Beyond Tribalism

Aaron Bastani

Tessa Jowell is the current bookmakers’ favourite to be the Labour candidate in next year’s London mayoral election. If the odds are to be believed, Sadiq Khan is the only other person who stands a chance. Diane Abbott, the candidate most likely to benefit from the recent surge in Labour Party membership and support for Jeremy Corbyn, is well behind at 25-1. The Hackney MP shouldn’t be written off just yet – Corbyn was once a 100-1 shot for the party leadership – but the chances of a second bushwhack by the Labour left seem remote.

Which raises an interesting question. Given the relative radicalism of Londoners, who twice elected Ken Livingstone as mayor and furnish Labour with its only safe seats in the south, what happens to the energy behind Corbyn if Jowell, who once said she would throw herself under a bus for Tony Blair, gets the nomination? It’s fair to say that her ‘moderate’ politics won’t foment the enthusiasm that his leadership campaign has generated. With her involvement in the flops of both ‘blue’ and ‘purple’ Labour, she appears committed to any flag the party marches under, so long as it isn’t red.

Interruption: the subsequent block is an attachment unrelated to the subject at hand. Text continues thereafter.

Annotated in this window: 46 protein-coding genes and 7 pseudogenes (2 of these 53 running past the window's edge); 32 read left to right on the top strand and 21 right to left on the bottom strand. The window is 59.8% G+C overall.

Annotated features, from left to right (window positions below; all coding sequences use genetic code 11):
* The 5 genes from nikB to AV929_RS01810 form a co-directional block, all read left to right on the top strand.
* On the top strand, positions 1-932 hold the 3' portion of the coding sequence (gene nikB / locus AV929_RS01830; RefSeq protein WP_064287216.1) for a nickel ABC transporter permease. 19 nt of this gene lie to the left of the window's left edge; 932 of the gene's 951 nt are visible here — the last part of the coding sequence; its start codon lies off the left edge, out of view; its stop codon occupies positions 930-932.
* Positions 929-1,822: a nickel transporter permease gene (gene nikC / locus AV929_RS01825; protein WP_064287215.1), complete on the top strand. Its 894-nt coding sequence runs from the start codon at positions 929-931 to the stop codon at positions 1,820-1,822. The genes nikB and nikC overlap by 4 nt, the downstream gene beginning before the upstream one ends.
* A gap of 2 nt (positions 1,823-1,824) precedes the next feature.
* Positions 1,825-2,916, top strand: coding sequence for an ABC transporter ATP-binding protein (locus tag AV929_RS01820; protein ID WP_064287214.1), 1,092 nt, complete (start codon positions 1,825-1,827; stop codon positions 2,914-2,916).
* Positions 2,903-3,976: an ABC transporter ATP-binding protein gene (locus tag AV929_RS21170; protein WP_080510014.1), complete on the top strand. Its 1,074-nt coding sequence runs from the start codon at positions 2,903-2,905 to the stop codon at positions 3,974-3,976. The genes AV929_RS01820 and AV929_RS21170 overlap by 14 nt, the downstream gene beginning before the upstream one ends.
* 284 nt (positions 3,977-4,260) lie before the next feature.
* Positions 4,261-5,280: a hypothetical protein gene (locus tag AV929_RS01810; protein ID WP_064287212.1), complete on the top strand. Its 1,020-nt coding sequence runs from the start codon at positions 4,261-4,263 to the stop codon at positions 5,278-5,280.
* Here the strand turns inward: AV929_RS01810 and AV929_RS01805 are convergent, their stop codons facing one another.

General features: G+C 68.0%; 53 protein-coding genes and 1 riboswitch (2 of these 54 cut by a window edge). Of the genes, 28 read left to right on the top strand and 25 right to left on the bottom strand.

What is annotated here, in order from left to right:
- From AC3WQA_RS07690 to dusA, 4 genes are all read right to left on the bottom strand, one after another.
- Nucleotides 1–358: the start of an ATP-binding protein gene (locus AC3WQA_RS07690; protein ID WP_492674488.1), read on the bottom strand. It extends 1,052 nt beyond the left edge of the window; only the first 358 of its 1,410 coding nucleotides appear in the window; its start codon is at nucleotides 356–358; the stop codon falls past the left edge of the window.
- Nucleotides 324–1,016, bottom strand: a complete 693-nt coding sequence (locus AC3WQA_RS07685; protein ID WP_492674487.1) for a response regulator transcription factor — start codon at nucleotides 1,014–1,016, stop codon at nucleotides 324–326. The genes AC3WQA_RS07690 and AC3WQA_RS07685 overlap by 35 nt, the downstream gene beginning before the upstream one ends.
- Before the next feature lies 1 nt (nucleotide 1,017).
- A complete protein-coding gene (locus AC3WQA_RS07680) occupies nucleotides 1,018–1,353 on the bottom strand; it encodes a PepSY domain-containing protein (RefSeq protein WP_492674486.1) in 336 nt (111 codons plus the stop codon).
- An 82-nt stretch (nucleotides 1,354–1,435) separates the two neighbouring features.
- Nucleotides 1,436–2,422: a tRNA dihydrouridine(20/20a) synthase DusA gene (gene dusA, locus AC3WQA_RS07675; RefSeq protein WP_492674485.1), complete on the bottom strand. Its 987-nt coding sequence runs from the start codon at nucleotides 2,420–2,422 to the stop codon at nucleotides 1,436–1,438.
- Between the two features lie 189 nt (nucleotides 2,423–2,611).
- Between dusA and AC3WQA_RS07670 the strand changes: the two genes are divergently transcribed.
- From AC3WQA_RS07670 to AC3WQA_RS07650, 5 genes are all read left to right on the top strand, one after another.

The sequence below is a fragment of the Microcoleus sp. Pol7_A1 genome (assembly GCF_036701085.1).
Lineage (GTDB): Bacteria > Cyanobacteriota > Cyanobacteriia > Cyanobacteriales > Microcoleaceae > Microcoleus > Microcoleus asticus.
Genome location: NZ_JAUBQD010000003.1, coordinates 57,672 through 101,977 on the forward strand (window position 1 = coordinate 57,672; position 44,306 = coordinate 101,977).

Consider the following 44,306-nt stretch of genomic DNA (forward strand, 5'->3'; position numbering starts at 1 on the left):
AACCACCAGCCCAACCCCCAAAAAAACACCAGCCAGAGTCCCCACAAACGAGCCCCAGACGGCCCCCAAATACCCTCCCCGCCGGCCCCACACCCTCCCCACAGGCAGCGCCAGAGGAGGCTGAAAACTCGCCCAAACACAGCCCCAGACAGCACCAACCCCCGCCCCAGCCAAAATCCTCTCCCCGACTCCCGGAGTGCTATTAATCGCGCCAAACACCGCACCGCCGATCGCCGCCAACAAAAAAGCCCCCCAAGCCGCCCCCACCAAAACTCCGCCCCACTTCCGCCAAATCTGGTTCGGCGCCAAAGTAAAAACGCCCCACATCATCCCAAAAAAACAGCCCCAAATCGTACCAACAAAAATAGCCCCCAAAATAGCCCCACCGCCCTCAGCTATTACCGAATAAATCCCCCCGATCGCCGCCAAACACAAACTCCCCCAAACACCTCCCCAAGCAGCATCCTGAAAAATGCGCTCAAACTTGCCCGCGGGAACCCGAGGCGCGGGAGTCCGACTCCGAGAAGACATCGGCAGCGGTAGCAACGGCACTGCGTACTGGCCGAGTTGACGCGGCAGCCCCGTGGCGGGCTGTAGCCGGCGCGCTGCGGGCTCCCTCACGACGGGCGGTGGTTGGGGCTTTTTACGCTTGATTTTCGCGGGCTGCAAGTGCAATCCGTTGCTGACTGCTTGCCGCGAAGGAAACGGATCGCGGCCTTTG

The limits of Jowell’s potential candidacy can be situated in an international context, too. In recent years, on both sides of the Atlantic, radical political change has taken root at the level of local government. The SNP made its massive gains in the general election in May after it had already won a majority at Holyrood. Syriza’s breakthrough in Greece came in last year’s local elections. In Spain, the radical left found its first electoral expression in June, taking the mayoralties of four of the country’s five largest cities. The scale of Bill de Blasio’s victory in New York two years ago was to some extent the electoral outgrowth of Occupy Wall Street. Earlier this year, the progressive Jesús García mounted a serious challenge to the incumbent mayor of Chicago, Rahm Emanuel. In Seattle, Kshama Sawant is an explicitly socialist city council member who has been one of the country’s most prominent advocates for a $15 minimum wage.